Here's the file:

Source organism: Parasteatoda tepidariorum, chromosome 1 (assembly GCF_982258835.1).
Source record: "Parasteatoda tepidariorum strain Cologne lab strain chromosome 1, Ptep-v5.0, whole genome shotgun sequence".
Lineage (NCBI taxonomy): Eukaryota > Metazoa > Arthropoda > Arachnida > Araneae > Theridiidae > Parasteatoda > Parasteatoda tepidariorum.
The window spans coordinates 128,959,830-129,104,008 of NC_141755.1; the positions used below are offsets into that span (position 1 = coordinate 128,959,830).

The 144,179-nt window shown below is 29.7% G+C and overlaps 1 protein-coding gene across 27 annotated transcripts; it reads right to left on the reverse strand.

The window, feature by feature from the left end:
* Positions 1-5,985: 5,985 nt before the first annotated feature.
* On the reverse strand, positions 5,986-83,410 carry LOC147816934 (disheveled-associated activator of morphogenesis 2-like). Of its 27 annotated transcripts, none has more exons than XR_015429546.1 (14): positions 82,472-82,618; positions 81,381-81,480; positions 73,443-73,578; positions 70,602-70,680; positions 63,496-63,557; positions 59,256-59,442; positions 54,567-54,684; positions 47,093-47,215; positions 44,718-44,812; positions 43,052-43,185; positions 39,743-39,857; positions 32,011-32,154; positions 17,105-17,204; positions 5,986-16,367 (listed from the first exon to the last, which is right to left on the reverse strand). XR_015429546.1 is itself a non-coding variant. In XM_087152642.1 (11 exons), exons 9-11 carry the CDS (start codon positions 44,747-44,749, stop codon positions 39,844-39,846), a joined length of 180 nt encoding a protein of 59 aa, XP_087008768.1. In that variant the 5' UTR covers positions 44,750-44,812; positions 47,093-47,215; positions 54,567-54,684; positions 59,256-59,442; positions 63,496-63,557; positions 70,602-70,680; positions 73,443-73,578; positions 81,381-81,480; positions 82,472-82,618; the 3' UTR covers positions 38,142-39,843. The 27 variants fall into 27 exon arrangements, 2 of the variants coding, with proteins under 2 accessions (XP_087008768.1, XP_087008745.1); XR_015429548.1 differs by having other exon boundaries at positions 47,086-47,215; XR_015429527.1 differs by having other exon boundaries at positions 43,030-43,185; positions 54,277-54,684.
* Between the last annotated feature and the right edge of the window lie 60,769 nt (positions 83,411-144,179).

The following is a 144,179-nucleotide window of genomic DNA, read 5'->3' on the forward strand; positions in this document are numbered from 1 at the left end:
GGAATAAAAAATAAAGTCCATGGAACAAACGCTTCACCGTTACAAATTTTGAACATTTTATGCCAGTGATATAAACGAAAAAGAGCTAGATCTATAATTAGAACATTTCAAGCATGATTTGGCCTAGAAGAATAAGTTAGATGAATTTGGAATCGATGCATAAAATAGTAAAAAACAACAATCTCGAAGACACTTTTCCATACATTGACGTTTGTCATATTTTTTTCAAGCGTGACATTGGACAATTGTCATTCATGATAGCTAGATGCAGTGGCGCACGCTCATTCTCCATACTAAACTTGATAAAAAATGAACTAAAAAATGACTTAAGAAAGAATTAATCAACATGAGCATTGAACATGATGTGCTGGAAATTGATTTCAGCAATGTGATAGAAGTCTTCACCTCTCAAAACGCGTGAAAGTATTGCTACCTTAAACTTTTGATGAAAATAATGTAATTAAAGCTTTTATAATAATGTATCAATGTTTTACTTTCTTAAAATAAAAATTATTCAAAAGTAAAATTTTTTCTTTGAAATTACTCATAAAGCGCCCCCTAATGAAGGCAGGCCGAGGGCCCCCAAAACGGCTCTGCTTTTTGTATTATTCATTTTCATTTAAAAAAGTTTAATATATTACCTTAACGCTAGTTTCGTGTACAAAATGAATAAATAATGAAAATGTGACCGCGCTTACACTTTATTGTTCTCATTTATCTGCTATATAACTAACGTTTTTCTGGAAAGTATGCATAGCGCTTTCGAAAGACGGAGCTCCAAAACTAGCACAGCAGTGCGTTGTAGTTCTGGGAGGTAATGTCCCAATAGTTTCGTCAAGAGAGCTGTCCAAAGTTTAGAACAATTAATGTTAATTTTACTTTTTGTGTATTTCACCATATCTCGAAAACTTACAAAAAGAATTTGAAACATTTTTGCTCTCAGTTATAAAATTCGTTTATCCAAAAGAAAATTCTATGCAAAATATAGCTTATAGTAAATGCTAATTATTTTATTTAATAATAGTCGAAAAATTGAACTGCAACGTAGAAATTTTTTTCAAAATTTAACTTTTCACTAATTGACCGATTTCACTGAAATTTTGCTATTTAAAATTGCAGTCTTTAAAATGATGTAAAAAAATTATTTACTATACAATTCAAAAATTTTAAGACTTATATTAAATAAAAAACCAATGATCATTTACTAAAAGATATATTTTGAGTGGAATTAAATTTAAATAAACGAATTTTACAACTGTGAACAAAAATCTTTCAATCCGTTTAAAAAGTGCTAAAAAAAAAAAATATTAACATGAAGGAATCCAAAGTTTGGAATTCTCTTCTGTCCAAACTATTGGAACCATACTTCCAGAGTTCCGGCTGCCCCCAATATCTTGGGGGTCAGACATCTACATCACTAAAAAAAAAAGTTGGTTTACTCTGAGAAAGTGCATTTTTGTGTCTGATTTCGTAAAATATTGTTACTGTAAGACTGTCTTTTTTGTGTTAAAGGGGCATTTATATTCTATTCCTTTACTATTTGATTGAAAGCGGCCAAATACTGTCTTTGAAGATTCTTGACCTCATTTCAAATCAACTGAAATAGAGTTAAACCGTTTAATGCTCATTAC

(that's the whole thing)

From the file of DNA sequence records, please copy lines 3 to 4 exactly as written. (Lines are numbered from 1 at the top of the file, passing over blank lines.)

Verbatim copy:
Lineage (NCBI taxonomy): Eukaryota > Metazoa > Arthropoda > Arachnida > Araneae > Theridiidae > Parasteatoda > Parasteatoda tepidariorum.
The window spans coordinates 128,959,830-129,104,008 of NC_141755.1; the positions used below are offsets into that span (position 1 = coordinate 128,959,830).